Enforcer Derek Boogaard's family sues NHL for `wrongful death` - DC News FOX 5 DC WTTG

Enforcer Derek Boogaard's family sues NHL for `wrongful death`

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CHICAGO (Sun-Times Media Wire) -

The family of a famously combative hockey player who died from an accidental overdose of pain-killers and alcohol has sued the National Hockey League in Cook County Circuit Court.

The Chicago law firm of Corboy & Demetrio announced Sunday that it filed the suit on behalf of the family of Derek Boogaard, who was 28 when he died two years ago after a six-year NHL career, the Chicago Sun-Times reports.

The family's lawyers say the league "knew, or should have known" that Boogaard and players in his role — "enforcer/fighters" who specialize in fistfights during games — have an increased risk of brain damage.

The lawsuit also alleges that Boogaard was given huge quantities of pain pills by team doctors and that the league failed to treat him as promised after he became addicted.

An NHL spokesman declined to comment on the suit, saying the league's commissioner, Gary Bettman, and other officials had not seen it.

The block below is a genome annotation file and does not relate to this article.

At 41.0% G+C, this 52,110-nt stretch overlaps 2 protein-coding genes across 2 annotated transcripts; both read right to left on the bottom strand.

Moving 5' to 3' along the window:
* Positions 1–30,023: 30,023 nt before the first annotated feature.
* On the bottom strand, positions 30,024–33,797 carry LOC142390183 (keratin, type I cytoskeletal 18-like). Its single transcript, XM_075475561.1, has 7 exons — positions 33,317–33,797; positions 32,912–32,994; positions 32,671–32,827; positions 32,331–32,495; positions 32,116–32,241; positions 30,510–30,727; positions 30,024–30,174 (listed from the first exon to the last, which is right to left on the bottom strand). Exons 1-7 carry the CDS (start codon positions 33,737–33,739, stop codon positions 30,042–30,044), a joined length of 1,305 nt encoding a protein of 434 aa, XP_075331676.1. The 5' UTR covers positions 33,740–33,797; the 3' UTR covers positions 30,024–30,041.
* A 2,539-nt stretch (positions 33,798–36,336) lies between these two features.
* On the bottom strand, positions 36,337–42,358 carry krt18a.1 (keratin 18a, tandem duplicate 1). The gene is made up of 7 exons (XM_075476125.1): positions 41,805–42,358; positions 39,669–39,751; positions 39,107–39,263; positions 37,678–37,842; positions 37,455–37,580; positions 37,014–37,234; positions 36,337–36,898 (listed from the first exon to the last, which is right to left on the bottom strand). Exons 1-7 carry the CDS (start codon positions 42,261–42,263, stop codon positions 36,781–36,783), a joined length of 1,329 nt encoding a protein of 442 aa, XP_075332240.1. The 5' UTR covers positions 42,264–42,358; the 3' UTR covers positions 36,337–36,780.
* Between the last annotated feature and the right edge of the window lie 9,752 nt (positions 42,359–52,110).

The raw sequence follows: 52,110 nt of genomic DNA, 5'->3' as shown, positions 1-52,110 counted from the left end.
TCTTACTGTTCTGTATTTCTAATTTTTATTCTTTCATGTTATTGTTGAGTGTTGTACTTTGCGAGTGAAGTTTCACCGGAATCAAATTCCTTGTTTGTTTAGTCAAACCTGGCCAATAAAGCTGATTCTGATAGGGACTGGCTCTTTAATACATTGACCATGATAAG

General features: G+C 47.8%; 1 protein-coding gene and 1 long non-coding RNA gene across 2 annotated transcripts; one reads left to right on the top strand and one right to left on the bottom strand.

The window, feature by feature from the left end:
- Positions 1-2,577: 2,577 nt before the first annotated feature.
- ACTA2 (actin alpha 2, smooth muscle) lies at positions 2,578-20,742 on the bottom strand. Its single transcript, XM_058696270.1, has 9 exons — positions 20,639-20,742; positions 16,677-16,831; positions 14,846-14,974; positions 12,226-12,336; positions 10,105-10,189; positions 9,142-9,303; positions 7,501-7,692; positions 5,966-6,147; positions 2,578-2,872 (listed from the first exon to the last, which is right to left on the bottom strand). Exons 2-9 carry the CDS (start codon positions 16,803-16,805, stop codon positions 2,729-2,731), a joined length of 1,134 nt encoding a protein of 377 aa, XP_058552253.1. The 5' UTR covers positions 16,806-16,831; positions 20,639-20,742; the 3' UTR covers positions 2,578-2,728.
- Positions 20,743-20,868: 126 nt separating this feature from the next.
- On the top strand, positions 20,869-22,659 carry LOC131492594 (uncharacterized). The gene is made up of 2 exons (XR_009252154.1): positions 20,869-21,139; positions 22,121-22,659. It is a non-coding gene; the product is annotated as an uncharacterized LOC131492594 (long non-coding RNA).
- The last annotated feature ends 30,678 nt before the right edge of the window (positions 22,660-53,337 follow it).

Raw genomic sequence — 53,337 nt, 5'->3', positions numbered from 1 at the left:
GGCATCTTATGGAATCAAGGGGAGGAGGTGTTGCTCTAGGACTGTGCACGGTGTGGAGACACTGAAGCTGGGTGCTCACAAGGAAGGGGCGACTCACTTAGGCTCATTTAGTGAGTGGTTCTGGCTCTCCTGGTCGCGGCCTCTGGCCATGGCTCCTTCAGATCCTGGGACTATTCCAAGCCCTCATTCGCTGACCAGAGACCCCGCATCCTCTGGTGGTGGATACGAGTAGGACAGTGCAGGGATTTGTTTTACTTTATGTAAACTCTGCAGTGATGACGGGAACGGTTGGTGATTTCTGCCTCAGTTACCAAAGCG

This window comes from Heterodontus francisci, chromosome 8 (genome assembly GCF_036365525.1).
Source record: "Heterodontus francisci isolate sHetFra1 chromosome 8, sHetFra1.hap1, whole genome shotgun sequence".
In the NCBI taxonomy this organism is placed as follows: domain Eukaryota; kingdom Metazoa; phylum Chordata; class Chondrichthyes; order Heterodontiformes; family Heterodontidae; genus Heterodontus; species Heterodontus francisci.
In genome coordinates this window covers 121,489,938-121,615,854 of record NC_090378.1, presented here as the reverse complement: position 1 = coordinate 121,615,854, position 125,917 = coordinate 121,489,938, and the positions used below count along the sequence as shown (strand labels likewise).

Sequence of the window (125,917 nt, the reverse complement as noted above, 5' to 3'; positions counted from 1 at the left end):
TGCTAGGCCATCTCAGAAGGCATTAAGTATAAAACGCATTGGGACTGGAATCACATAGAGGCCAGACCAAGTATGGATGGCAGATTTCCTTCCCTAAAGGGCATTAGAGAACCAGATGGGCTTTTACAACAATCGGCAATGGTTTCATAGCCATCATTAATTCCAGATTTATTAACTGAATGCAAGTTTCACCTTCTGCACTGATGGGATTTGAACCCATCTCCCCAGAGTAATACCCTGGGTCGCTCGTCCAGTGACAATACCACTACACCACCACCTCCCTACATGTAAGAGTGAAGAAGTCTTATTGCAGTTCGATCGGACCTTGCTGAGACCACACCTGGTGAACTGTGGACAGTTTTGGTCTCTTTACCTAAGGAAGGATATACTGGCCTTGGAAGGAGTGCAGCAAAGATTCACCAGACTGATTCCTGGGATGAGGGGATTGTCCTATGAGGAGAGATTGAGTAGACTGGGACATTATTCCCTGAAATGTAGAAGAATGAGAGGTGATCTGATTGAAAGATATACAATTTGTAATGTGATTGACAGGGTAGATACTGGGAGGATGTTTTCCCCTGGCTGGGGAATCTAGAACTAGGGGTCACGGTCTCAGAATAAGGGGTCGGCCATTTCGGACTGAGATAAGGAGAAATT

The 55-page filing begins by noting that in Boogaard's 277 games for the Minnesota Wild and the New York Rangers, he scored just three goals but participated in 66 on-ice fights.

The lawyers go on to detail the copious medications that Boogaard was given to deal with dozens of injuries. During the 2008-09 season with the Wild, team doctors, dentists, trainers and staff wrote more than 40 prescriptions for a total of 1,021 pills, according to the suit.

"The NHL's failure to prevent over-prescription of addictive medications to Derek Boogaard caused wrongful death," the suit alleges.

The league then breached its duty to "curb, cure and monitor Derek Boogaard's drug addiction," the lawyers wrote, describing the player's unsuccessful attempts at rehab.

Boogaard, who was 6 feet 7 inches tall and weighed 270 pounds, suffered from chronic traumatic encephalopathy — advanced brain damage caused by all the blows he took to the head.

The same law firm that filed this suit is representing the family of the late Chicago Bears player Dave Duerson in a case brought last year against the National Football League. Duerson committed suicide in 2011. Like Boogaard, he had chronic traumatic encephalopathy.

In a statement Sunday, the lawyers for Boogaard's survivors said they want the NHL to change its policies so that such tragedies do not recur with other NHL hard men.

"Fighting night after night took its expected toll on Derek's body and mind," attorney William T. Gibbs said. "He turned to the team doctors who dispensed pain pills like candy. Then, once he became addicted to these narcotics, the NHL promised his family that it would take care of him."

The suit, which seeks a judgment "in excess of the minimum jurisdictional limit," was filed Friday on behalf of Boogaard's father, mother, three brothers and one sister.

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